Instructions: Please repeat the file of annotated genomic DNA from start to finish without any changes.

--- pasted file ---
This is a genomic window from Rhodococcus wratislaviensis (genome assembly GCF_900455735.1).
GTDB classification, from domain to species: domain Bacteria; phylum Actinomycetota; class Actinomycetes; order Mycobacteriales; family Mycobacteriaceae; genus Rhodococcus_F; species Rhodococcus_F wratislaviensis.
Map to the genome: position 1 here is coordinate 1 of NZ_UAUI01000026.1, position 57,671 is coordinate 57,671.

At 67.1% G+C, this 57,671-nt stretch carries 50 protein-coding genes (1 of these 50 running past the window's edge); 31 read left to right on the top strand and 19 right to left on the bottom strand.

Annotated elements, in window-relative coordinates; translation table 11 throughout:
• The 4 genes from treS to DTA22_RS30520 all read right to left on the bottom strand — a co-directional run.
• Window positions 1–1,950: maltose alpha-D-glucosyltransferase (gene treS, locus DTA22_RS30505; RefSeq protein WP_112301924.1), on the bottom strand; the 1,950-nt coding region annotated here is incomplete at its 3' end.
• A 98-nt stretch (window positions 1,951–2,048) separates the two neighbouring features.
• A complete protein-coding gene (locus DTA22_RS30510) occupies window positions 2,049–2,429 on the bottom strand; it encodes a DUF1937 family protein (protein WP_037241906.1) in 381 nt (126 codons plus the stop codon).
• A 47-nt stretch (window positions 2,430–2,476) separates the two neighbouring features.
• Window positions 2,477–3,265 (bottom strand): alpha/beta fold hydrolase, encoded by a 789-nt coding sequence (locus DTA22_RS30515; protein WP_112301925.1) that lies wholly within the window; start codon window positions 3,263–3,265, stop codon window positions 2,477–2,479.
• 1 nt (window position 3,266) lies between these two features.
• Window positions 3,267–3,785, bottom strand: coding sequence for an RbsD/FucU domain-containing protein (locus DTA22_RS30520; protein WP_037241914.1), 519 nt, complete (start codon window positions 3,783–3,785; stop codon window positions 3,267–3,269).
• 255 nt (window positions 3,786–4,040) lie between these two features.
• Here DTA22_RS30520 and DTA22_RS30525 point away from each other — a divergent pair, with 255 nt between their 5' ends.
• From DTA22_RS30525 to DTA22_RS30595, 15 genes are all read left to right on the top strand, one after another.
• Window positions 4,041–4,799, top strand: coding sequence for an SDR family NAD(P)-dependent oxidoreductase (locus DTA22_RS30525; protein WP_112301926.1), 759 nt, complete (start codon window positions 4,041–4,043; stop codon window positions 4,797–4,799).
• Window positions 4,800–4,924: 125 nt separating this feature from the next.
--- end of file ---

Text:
This is a genomic window from Rhodococcus wratislaviensis (genome assembly GCF_900455735.1).
GTDB classification, from domain to species: domain Bacteria; phylum Actinomycetota; class Actinomycetes; order Mycobacteriales; family Mycobacteriaceae; genus Rhodococcus_F; species Rhodococcus_F wratislaviensis.
Map to the genome: position 1 here is coordinate 1 of NZ_UAUI01000026.1, position 57,671 is coordinate 57,671.

At 67.1% G+C, this 57,671-nt stretch carries 50 protein-coding genes (1 of these 50 running past the window's edge); 31 read left to right on the top strand and 19 right to left on the bottom strand.

Annotated elements, in window-relative coordinates; translation table 11 throughout:
• The 4 genes from treS to DTA22_RS30520 all read right to left on the bottom strand — a co-directional run.
• Window positions 1–1,950: maltose alpha-D-glucosyltransferase (gene treS, locus DTA22_RS30505; RefSeq protein WP_112301924.1), on the bottom strand; the 1,950-nt coding region annotated here is incomplete at its 3' end.
• A 98-nt stretch (window positions 1,951–2,048) separates the two neighbouring features.
• A complete protein-coding gene (locus DTA22_RS30510) occupies window positions 2,049–2,429 on the bottom strand; it encodes a DUF1937 family protein (protein WP_037241906.1) in 381 nt (126 codons plus the stop codon).
• A 47-nt stretch (window positions 2,430–2,476) separates the two neighbouring features.
• Window positions 2,477–3,265 (bottom strand): alpha/beta fold hydrolase, encoded by a 789-nt coding sequence (locus DTA22_RS30515; protein WP_112301925.1) that lies wholly within the window; start codon window positions 3,263–3,265, stop codon window positions 2,477–2,479.
• 1 nt (window position 3,266) lies between these two features.
• Window positions 3,267–3,785, bottom strand: coding sequence for an RbsD/FucU domain-containing protein (locus DTA22_RS30520; protein WP_037241914.1), 519 nt, complete (start codon window positions 3,783–3,785; stop codon window positions 3,267–3,269).
• 255 nt (window positions 3,786–4,040) lie between these two features.
• Here DTA22_RS30520 and DTA22_RS30525 point away from each other — a divergent pair, with 255 nt between their 5' ends.
• From DTA22_RS30525 to DTA22_RS30595, 15 genes are all read left to right on the top strand, one after another.
• Window positions 4,041–4,799, top strand: coding sequence for an SDR family NAD(P)-dependent oxidoreductase (locus DTA22_RS30525; protein WP_112301926.1), 759 nt, complete (start codon window positions 4,041–4,043; stop codon window positions 4,797–4,799).
• Window positions 4,800–4,924: 125 nt separating this feature from the next.